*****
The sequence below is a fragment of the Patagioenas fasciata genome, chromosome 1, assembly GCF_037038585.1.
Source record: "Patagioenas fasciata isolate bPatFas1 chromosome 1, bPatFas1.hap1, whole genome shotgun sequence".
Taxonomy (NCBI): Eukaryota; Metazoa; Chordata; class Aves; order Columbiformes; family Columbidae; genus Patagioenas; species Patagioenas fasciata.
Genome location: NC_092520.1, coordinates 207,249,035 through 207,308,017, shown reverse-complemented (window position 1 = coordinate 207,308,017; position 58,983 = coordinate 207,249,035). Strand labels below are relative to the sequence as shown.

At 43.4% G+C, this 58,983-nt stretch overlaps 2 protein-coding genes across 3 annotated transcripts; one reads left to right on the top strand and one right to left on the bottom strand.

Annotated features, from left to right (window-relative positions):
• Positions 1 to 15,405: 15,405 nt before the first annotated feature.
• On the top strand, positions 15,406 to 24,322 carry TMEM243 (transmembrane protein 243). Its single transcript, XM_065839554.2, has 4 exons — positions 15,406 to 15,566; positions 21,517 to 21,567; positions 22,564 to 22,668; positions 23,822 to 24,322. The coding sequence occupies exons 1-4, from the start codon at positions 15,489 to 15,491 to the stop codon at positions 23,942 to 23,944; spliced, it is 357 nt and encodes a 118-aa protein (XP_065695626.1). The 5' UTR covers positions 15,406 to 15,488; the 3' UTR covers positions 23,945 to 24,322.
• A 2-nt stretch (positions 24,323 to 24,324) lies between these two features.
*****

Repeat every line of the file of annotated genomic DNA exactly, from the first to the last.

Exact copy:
The sequence below is a fragment of the Patagioenas fasciata genome, chromosome 1, assembly GCF_037038585.1.
Source record: "Patagioenas fasciata isolate bPatFas1 chromosome 1, bPatFas1.hap1, whole genome shotgun sequence".
Taxonomy (NCBI): Eukaryota; Metazoa; Chordata; class Aves; order Columbiformes; family Columbidae; genus Patagioenas; species Patagioenas fasciata.
Genome location: NC_092520.1, coordinates 207,249,035 through 207,308,017, shown reverse-complemented (window position 1 = coordinate 207,308,017; position 58,983 = coordinate 207,249,035). Strand labels below are relative to the sequence as shown.

At 43.4% G+C, this 58,983-nt stretch overlaps 2 protein-coding genes across 3 annotated transcripts; one reads left to right on the top strand and one right to left on the bottom strand.

Annotated features, from left to right (window-relative positions):
• Positions 1 to 15,405: 15,405 nt before the first annotated feature.
• On the top strand, positions 15,406 to 24,322 carry TMEM243 (transmembrane protein 243). Its single transcript, XM_065839554.2, has 4 exons — positions 15,406 to 15,566; positions 21,517 to 21,567; positions 22,564 to 22,668; positions 23,822 to 24,322. The coding sequence occupies exons 1-4, from the start codon at positions 15,489 to 15,491 to the stop codon at positions 23,942 to 23,944; spliced, it is 357 nt and encodes a 118-aa protein (XP_065695626.1). The 5' UTR covers positions 15,406 to 15,488; the 3' UTR covers positions 23,945 to 24,322.
• A 2-nt stretch (positions 24,323 to 24,324) lies between these two features.